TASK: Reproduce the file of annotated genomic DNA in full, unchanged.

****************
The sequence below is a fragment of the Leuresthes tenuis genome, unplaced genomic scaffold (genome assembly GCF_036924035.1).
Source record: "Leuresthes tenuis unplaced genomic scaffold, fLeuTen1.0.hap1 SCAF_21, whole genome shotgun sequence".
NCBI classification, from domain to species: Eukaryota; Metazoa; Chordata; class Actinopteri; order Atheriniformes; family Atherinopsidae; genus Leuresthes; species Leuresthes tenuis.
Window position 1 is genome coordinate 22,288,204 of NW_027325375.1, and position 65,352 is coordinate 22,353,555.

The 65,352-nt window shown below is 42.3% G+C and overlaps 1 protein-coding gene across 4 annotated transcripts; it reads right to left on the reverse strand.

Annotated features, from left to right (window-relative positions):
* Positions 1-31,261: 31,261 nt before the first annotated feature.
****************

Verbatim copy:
The sequence below is a fragment of the Leuresthes tenuis genome, unplaced genomic scaffold (genome assembly GCF_036924035.1).
Source record: "Leuresthes tenuis unplaced genomic scaffold, fLeuTen1.0.hap1 SCAF_21, whole genome shotgun sequence".
NCBI classification, from domain to species: Eukaryota; Metazoa; Chordata; class Actinopteri; order Atheriniformes; family Atherinopsidae; genus Leuresthes; species Leuresthes tenuis.
Window position 1 is genome coordinate 22,288,204 of NW_027325375.1, and position 65,352 is coordinate 22,353,555.

The 65,352-nt window shown below is 42.3% G+C and overlaps 1 protein-coding gene across 4 annotated transcripts; it reads right to left on the reverse strand.

Annotated features, from left to right (window-relative positions):
* Positions 1-31,261: 31,261 nt before the first annotated feature.